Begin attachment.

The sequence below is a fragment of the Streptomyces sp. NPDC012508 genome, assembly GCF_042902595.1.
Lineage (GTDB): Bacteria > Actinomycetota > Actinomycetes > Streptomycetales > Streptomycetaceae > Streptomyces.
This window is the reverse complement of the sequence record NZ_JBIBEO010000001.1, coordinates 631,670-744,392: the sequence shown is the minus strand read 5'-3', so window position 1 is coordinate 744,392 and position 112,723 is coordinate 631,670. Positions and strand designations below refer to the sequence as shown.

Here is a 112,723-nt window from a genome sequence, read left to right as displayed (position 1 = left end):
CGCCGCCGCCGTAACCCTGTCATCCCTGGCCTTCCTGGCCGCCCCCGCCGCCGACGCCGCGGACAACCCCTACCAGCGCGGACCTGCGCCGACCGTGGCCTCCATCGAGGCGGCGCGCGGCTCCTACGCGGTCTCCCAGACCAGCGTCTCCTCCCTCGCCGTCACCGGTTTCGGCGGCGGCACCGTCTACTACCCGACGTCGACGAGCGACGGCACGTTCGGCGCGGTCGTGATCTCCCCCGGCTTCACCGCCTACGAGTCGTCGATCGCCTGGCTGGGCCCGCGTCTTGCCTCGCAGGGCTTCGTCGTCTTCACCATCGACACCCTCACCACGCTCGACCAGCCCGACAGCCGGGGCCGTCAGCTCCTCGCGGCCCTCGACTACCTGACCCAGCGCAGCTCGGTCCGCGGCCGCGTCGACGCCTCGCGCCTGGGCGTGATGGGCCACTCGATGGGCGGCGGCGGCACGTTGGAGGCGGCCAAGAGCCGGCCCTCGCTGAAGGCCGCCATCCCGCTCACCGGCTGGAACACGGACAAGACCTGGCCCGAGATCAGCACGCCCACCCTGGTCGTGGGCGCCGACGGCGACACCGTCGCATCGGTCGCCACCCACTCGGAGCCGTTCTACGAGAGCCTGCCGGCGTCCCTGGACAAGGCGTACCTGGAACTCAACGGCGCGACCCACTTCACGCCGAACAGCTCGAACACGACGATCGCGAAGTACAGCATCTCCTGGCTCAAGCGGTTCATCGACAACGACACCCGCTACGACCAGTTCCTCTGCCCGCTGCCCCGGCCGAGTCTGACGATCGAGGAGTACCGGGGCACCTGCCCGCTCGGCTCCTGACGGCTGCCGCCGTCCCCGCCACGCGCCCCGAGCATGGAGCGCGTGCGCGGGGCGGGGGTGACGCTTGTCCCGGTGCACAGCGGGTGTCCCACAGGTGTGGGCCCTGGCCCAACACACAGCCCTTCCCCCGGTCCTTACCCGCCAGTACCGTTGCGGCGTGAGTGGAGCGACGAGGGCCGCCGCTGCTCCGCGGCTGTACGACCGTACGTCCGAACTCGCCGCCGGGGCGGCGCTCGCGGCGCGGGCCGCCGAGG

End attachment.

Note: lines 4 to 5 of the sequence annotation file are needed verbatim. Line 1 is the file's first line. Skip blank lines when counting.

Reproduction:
Here is a 112,723-nt window from a genome sequence, read left to right as displayed (position 1 = left end):
CGCCGCCGCCGTAACCCTGTCATCCCTGGCCTTCCTGGCCGCCCCCGCCGCCGACGCCGCGGACAACCCCTACCAGCGCGGACCTGCGCCGACCGTGGCCTCCATCGAGGCGGCGCGCGGCTCCTACGCGGTCTCCCAGACCAGCGTCTCCTCCCTCGCCGTCACCGGTTTCGGCGGCGGCACCGTCTACTACCCGACGTCGACGAGCGACGGCACGTTCGGCGCGGTCGTGATCTCCCCCGGCTTCACCGCCTACGAGTCGTCGATCGCCTGGCTGGGCCCGCGTCTTGCCTCGCAGGGCTTCGTCGTCTTCACCATCGACACCCTCACCACGCTCGACCAGCCCGACAGCCGGGGCCGTCAGCTCCTCGCGGCCCTCGACTACCTGACCCAGCGCAGCTCGGTCCGCGGCCGCGTCGACGCCTCGCGCCTGGGCGTGATGGGCCACTCGATGGGCGGCGGCGGCACGTTGGAGGCGGCCAAGAGCCGGCCCTCGCTGAAGGCCGCCATCCCGCTCACCGGCTGGAACACGGACAAGACCTGGCCCGAGATCAGCACGCCCACCCTGGTCGTGGGCGCCGACGGCGACACCGTCGCATCGGTCGCCACCCACTCGGAGCCGTTCTACGAGAGCCTGCCGGCGTCCCTGGACAAGGCGTACCTGGAACTCAACGGCGCGACCCACTTCACGCCGAACAGCTCGAACACGACGATCGCGAAGTACAGCATCTCCTGGCTCAAGCGGTTCATCGACAACGACACCCGCTACGACCAGTTCCTCTGCCCGCTGCCCCGGCCGAGTCTGACGATCGAGGAGTACCGGGGCACCTGCCCGCTCGGCTCCTGACGGCTGCCGCCGTCCCCGCCACGCGCCCCGAGCATGGAGCGCGTGCGCGGGGCGGGGGTGACGCTTGTCCCGGTGCACAGCGGGTGTCCCACAGGTGTGGGCCCTGGCCCAACACACAGCCCTTCCCCCGGTCCTTACCCGCCAGTACCGTTGCGGCGTGAGTGGAGCGACGAGGGCCGCCGCTGCTCCGCGGCTGTACGACCGTACGTCCGAACTCGCCGCCGGGGCGGCGCTCGCGGCGCGGGCCGCCGAGG